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The Spokesman-Review Newspaper

The Spokesman-Review Newspaper The Spokesman-Review

Spokane, Washington  Est. May 19, 1883
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Report: Justice reforms working

Spokane County in the past five years has made progress in reforming its criminal justice system, but there is still a lot of work to do to reduce costs and get offenders to change their ways, a consultant said Tuesday. David Bennett, a Park City, Utah, consultant hired by the county several years ago to help guide reforms in Spokane, urged county commissioners and others to continue to work on improvements.

Spokane jail population can be reduced safely, group says

Far more people are being sent to jail than necessary in Spokane, according to a community coalition for criminal justice reform. Smart Justice Spokane wants to divert more low-level offenders into programs that will help them get out of trouble and build productive lives.

Panel explains its approach to criminal justice reform

A hundred people turned out on Thursday to hear emerging plans for reform of Spokane’s criminal justice system. They were law officers, prosecutors, judges, defenders, attorneys and others involved in the multimillion dollar system of keeping crime in check.

Faith Action Network to host annual legislative conference

The theme for this year’s Eastern Washington Legislative Conference is money: grace and justice. The daylong convention on Saturday features sessions on wage theft, criminal justice reform, the death penalty, environmental issues, immigration and human services. The annual conference is organized by the Faith Action Network.

Justice reform study starts as city, county look into combining services

Spokane city and county leaders on Wednesday announced the latest step in a proposal to consolidate the region’s criminal justice system. Mayor David Condon and Spokane County Commissioners Todd Mielke and Mark Richard all support the idea, which would look to combine the jail, courts, prosecution, public defenders and probation – everything except law enforcement, city spokeswoman Marlene Feist said.

State grants Straub training waiver

BURIEN, Wash. – Spokane’s new director of law enforcement will not have to attend a five-month police academy to become a commissioned officer in Washington. The state Criminal Justice Training Commission on Wednesday granted Spokane city officials’ request for a waiver, ruling instead that Frank Straub can take a nine-week online course starting in January. That course focuses on differences in Washington’s laws and procedures and is essentially designed for out-of-state officers transferring to a job in this state.

City, county to seek jail system savings

The Spokane City Council on Monday joined the county in a wide-ranging effort to reform the local criminal justice system to save money. An agreement unanimously approved by the council postpones a city plan to send up to 50 inmates to Benton County, a move that could save the city up to $1 million annually.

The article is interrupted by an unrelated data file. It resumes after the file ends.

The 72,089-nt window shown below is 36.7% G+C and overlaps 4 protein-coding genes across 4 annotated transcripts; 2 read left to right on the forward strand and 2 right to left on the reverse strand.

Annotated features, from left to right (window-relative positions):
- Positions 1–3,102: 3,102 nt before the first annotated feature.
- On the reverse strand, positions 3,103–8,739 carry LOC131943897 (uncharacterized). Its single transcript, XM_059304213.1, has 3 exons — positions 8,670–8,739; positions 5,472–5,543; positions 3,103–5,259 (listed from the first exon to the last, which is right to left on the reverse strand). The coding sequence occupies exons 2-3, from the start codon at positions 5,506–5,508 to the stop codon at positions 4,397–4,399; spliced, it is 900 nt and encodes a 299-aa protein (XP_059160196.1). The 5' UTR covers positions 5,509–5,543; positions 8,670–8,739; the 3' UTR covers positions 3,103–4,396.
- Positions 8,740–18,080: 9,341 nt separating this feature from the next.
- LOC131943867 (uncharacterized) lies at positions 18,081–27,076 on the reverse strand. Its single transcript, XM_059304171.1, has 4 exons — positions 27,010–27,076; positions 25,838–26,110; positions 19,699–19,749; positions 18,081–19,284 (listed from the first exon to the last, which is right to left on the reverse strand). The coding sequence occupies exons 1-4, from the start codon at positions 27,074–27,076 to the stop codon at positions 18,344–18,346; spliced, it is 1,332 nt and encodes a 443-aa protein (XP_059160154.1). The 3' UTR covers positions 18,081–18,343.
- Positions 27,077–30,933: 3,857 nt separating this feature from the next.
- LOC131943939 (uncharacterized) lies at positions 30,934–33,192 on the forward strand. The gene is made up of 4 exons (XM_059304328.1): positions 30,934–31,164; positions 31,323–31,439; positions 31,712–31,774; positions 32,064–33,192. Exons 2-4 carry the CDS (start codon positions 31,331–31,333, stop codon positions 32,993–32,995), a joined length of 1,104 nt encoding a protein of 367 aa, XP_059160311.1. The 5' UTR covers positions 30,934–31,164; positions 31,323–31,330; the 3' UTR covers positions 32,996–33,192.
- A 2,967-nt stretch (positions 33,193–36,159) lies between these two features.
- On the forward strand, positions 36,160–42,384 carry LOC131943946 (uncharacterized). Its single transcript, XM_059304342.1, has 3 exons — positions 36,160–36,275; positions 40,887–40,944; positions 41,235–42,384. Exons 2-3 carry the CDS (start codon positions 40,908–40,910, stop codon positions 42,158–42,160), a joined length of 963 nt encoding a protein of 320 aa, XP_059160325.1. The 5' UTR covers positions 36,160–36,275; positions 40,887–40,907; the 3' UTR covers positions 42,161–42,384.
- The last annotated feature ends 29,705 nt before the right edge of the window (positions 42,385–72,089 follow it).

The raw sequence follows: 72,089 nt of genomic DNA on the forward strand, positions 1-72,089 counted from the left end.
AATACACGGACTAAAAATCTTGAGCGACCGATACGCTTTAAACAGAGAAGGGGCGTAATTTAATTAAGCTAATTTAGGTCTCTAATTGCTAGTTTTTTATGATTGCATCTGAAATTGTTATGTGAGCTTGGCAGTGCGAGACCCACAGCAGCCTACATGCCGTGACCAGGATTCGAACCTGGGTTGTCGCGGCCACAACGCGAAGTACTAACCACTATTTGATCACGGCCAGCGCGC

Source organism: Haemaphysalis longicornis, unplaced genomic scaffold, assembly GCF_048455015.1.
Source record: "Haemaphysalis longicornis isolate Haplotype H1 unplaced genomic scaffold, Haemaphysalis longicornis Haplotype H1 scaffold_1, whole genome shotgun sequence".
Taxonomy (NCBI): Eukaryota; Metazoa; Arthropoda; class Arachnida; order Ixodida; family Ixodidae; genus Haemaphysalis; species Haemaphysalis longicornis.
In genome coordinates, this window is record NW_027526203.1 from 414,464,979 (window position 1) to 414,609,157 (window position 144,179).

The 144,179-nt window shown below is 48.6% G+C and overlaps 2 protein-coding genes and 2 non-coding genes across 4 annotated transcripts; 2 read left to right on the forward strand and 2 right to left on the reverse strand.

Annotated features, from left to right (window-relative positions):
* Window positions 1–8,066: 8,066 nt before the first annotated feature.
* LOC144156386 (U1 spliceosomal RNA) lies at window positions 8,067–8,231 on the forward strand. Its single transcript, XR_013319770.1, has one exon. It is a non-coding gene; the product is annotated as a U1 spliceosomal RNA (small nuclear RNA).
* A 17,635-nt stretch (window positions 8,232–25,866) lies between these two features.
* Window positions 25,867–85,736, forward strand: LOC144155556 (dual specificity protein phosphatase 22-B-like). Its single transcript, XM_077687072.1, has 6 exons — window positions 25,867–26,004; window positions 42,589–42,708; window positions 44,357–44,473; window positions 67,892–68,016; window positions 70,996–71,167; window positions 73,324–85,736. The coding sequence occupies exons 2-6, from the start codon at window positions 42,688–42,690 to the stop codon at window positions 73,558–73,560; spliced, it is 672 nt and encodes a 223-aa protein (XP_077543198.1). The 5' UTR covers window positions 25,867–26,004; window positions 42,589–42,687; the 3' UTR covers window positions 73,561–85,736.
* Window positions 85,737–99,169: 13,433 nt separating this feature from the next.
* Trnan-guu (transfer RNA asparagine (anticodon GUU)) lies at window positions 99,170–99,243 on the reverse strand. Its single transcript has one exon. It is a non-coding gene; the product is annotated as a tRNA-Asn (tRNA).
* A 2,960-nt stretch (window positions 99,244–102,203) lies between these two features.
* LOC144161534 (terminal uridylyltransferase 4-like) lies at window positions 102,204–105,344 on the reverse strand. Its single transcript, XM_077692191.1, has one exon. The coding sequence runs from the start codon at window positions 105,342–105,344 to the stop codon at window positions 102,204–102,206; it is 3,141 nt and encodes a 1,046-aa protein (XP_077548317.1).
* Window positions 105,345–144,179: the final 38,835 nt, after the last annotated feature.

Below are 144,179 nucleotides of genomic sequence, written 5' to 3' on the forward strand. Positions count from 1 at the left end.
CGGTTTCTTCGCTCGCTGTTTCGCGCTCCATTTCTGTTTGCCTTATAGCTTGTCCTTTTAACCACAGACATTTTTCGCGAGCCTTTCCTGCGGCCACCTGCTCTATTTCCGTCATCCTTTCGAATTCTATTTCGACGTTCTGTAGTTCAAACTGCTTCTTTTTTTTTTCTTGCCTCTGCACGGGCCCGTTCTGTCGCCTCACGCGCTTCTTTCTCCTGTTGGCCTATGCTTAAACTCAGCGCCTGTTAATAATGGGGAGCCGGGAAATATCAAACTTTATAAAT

County agrees to jail reforms

Spokane County Commissioners and the city of Spokane appear to have reached a deal on keeping city inmates in the county jail system for now and working on reforms to reduce costs for criminals. The commissioners on Tuesday approved a new agreement promising cost-saving reforms by Dec. 15, in time for budget reductions for 2013.

Speakers: Bigger jail may not be needed

A Seattle University law professor told Spokane’s Rotary Club 21 on Thursday that Spokane County’s new jail needs to be only as big as its legal policies. Robert Boruchowitz told the Rotarians that the current $200 million plan for a new jail is not needed if local prosecutors and law enforcement embrace treatment alternatives.

Lawyer to assess charging process

A longtime Florida prosecutor will visit the Spokane County prosecutor’s office next month to look for ways to speed up charging decisions. Criminal justice consultant David Bennett said Wednesday that attorney Randy McGruther will conduct the study May 3-5.

Tucker tepid about office review

Prosecutor Steve Tucker doesn’t know the guy’s name or where he’s from, but he’s hoping that the “professional prosecutor” found by a consultant can help Spokane County solve a worsening problem of releasing crime suspects back into the community because his office is unable to file necessary paperwork. “I’m not too much in favor of hiring more consultants,” Tucker said. “That money could be used hiring attorneys back and getting them back to work here.”

Deadlines bedevil Spokane County prosecutor’s office

Efforts to reduce Spokane County’s jail needs through swift justice have hit a “significant roadblock” in the prosecutor’s office, commissioners were told Tuesday. Once again, jail consultant David Bennett told commissioners, the prosecutor’s office is regularly failing to file formal charges within 72 hours.

Fast justice is best for small-time offenders

In many people’s minds, an ideal criminal justice system is one that locks lawbreakers up for as long as possible and makes them miserable in the meantime. In some hard-core cases, that’s a pretty good plan.

Minorities overrepresented among felony convictions

With the presidential election sparking a renewed discussion of race, local officials struggle to explain why minorities in Spokane County face higher conviction rates than white residents. Statistics show that in Spokane County this year, black residents are eight times more likely to be convicted of a felony than a member of the 92-percent white majority.